First Glances, Second Chances

Deadly Premonition: The Director's Cut Screenshot

HIGH "Let's re-release Deadly Premonition!"

LOW "Let's add a ridiculous story bit that confuses Joe Gamer even more!"

WTF "Let's charge for DLC when the game is almost exactly the same!"

In case you were left with any questions after reading Dan's primary review of Deadly Premonition: The Director's Cut, allow me to reiterate one thing and clarify another:

Deadly Premonition is a great game.

Deadly Premonition: The Director's Cut is… not quite a great game.

See, Dan is exactly right in his assessment of Hidetaka Suehiro's 2010 gem: it's fantastic.  It's an absolutely unforgettable experience for anyone who's willing to overlook a boatload of technical and production-value shortcomings. Succinctly: he may be one of the most interesting kids at school, but if Deadly Premonition walked into the Big Boy Games' locker room, he'd get himself wedgied.

Here's where Dan and I differ on this new version, though: it really doesn't matter which one you play.

At it's core, The Director's Cut is the same lovably scruffy dog as the original. Same gonzo story (mostly), same great characters, same bursting-with-love heart in its chest. Speaking as a huge fan of the game, what really matters most is that one plays the game at all, even if it is a lesser version.

And yes, somehow, as Dan said, The Director's Cut is a lesser version.

Hilariously, it's the addition that makes it so. The tacked-on framing story is a completely unnecessary bit of fan-service that would be welcomed if it had anything to do with the game's "present" narrative. The choice to place it in the future, so that the main game becomes a bedtime story only serves to deflate the story's tension.

Where Dan and I differ is how much the new version sullies the original's name.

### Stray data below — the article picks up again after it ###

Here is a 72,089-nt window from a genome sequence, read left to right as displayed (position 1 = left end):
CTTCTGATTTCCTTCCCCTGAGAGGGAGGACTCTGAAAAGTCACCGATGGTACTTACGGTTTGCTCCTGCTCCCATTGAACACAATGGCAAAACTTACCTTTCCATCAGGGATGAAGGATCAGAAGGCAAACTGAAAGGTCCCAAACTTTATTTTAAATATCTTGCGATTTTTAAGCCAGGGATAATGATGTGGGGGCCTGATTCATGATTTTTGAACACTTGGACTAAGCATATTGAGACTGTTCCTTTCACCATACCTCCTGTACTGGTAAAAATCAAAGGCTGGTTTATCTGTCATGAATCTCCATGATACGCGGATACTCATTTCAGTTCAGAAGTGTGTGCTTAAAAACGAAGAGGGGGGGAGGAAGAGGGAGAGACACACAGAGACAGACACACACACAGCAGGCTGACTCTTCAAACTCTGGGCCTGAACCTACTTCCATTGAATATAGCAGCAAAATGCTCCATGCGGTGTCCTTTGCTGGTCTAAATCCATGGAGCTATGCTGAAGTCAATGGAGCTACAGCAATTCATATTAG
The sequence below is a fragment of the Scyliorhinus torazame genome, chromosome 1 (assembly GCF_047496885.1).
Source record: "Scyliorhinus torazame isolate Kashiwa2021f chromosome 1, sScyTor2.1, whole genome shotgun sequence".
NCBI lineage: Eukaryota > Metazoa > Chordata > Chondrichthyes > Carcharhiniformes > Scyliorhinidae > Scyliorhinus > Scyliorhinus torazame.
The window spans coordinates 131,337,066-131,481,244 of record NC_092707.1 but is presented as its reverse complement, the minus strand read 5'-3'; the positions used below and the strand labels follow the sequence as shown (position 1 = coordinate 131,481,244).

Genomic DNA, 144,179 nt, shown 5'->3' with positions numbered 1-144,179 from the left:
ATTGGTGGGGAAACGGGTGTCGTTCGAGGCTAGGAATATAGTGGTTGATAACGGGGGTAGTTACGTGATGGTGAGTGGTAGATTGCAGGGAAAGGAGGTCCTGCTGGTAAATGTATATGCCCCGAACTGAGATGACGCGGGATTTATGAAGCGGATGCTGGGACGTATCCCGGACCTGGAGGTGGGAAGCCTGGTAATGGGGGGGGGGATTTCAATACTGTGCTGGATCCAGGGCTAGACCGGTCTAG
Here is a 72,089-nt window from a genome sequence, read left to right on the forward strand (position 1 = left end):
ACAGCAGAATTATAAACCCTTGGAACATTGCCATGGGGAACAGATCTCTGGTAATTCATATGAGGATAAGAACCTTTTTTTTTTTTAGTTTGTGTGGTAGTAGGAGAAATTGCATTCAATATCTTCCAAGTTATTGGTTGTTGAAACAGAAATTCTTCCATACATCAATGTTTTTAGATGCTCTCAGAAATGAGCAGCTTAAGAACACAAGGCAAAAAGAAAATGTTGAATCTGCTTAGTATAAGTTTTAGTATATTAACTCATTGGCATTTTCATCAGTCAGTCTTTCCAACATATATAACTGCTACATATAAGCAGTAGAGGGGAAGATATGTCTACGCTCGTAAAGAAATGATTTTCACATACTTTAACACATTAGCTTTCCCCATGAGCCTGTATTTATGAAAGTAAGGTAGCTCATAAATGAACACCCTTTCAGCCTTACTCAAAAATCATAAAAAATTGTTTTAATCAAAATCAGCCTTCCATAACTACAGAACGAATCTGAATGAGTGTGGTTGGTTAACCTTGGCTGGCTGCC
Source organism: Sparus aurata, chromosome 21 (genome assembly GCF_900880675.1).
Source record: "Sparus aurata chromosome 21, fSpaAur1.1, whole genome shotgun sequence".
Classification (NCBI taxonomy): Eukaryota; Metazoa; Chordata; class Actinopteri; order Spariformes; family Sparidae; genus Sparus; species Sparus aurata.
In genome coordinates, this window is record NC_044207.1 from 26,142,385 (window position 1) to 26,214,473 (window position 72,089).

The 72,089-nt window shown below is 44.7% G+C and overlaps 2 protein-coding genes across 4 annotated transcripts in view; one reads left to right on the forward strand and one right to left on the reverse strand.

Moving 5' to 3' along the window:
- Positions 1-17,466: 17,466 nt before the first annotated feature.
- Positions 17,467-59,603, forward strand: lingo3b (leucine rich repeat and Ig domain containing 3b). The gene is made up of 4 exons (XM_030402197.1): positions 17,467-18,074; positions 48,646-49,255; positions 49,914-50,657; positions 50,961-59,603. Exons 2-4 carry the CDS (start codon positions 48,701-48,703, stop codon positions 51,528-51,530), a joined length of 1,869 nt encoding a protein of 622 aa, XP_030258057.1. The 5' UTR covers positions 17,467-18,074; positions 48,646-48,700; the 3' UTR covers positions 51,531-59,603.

Deadly Premonition: The Director's Cut Screenshot

Unlike Dan, I could never escape completely into the world of Greenvale. While I was ultimately blown away by the cumulative experience of guiding amazing characters to an unbelievable conclusion, I did so while constantly aware of the terrible combat, the awkward driving, and the (mostly) stilted acting. I would compare the experience of playing it to watching a film on a loud television that's sitting behind a dusty shop window. It's a gripping tale, but it hardly escapes its physical chains.

Because of these constant reminders of the original's shortcomings, The Director's Cut's near-complete refusal to patch up its broken systems is less of an annoyance for me. My enjoyment of the game in spite of these elements during my first play-through remained during my second, as well.

Perhaps the real crime is in the game's label. Had it simply been a PlayStation port (even with the admittedly unneeded new scene) without the misleading "The Director's Cut" slapped onto it, it'd be slightly forgivable. Consider, as well, what a real director's cut might have been.

Creator/Director Hidetaka-san (Swery) has noted that the game was not meant to have combat at all when it was first conceived. To play that game—one without one of its most irritating features—would be an immense treat for fans. During the press trip for this game, however, Swery admitted that this type of major re-jiggering would have cost gobs of time and money that Access Games simply doesn't have. It's just too bad that it wasn't a basic port.

Though the core experience wasn't ruined for me as it was for Dan, I must also admit that it's a further knock to fans of the original that publisher Rising Star Games has released DLC for The Director's Cut since its release. This content is mostly cosmetic in nature, yet it's still ridiculous that these extra bits (that cost extra money) couldn't have been included in the game, considering how little it differs from the Xbox release.

With all this said, what's most important is that this game gets played.

For adventurous gamers who may only own a PS3, it's better for them to get this game than not play it at all. Deadly Premonition is incredibly special—a title which I am happy to claim as one of my all-time favorites. While this release misses the mark in its intentions, it's still the only way for a certain segment of the gaming population to experience its gonzo grandeur.

A parched man emerging from the desert may prefer a glass of water over a cup of hot coffee, but if it's all we got, give him the coffee we must. Rating: 7.0 out of 10.

Disclosures: This game was obtained via publisher and reviewed on the PS3. Approximately 25 hours of play were devoted to single-player modes (completed one time).

Notify of

Inline Feedbacks
View all comments